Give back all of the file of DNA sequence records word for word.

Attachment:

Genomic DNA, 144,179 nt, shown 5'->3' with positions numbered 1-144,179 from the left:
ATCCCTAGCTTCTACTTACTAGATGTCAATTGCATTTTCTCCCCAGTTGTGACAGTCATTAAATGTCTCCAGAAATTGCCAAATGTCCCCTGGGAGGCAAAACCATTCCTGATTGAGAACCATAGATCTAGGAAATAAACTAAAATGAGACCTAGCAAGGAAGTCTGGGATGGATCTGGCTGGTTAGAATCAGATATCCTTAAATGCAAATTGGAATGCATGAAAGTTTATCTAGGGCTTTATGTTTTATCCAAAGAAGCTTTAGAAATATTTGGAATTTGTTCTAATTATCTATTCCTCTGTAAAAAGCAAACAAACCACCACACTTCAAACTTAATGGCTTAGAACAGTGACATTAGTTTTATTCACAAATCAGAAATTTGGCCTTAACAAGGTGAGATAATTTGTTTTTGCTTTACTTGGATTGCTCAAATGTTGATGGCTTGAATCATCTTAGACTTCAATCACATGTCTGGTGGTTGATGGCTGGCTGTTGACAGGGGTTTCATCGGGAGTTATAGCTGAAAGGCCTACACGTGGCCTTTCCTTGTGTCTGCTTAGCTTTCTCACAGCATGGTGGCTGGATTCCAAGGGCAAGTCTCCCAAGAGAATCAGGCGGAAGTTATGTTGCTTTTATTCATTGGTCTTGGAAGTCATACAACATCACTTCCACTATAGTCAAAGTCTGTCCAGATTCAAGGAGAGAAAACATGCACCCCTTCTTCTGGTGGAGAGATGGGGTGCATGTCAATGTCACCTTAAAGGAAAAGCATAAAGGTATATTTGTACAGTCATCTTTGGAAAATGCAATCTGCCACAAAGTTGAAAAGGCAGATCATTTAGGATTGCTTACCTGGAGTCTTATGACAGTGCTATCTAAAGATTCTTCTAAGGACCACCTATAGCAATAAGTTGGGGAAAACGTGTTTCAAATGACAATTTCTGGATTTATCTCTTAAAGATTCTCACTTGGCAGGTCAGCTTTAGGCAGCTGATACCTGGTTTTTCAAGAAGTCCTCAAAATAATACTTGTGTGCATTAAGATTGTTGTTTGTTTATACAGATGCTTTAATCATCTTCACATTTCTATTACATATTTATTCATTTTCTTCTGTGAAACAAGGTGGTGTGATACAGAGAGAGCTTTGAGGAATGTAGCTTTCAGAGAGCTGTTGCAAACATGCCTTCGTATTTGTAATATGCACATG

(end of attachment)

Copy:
Genomic DNA, 144,179 nt, shown 5'->3' with positions numbered 1-144,179 from the left:
ATCCCTAGCTTCTACTTACTAGATGTCAATTGCATTTTCTCCCCAGTTGTGACAGTCATTAAATGTCTCCAGAAATTGCCAAATGTCCCCTGGGAGGCAAAACCATTCCTGATTGAGAACCATAGATCTAGGAAATAAACTAAAATGAGACCTAGCAAGGAAGTCTGGGATGGATCTGGCTGGTTAGAATCAGATATCCTTAAATGCAAATTGGAATGCATGAAAGTTTATCTAGGGCTTTATGTTTTATCCAAAGAAGCTTTAGAAATATTTGGAATTTGTTCTAATTATCTATTCCTCTGTAAAAAGCAAACAAACCACCACACTTCAAACTTAATGGCTTAGAACAGTGACATTAGTTTTATTCACAAATCAGAAATTTGGCCTTAACAAGGTGAGATAATTTGTTTTTGCTTTACTTGGATTGCTCAAATGTTGATGGCTTGAATCATCTTAGACTTCAATCACATGTCTGGTGGTTGATGGCTGGCTGTTGACAGGGGTTTCATCGGGAGTTATAGCTGAAAGGCCTACACGTGGCCTTTCCTTGTGTCTGCTTAGCTTTCTCACAGCATGGTGGCTGGATTCCAAGGGCAAGTCTCCCAAGAGAATCAGGCGGAAGTTATGTTGCTTTTATTCATTGGTCTTGGAAGTCATACAACATCACTTCCACTATAGTCAAAGTCTGTCCAGATTCAAGGAGAGAAAACATGCACCCCTTCTTCTGGTGGAGAGATGGGGTGCATGTCAATGTCACCTTAAAGGAAAAGCATAAAGGTATATTTGTACAGTCATCTTTGGAAAATGCAATCTGCCACAAAGTTGAAAAGGCAGATCATTTAGGATTGCTTACCTGGAGTCTTATGACAGTGCTATCTAAAGATTCTTCTAAGGACCACCTATAGCAATAAGTTGGGGAAAACGTGTTTCAAATGACAATTTCTGGATTTATCTCTTAAAGATTCTCACTTGGCAGGTCAGCTTTAGGCAGCTGATACCTGGTTTTTCAAGAAGTCCTCAAAATAATACTTGTGTGCATTAAGATTGTTGTTTGTTTATACAGATGCTTTAATCATCTTCACATTTCTATTACATATTTATTCATTTTCTTCTGTGAAACAAGGTGGTGTGATACAGAGAGAGCTTTGAGGAATGTAGCTTTCAGAGAGCTGTTGCAAACATGCCTTCGTATTTGTAATATGCACATG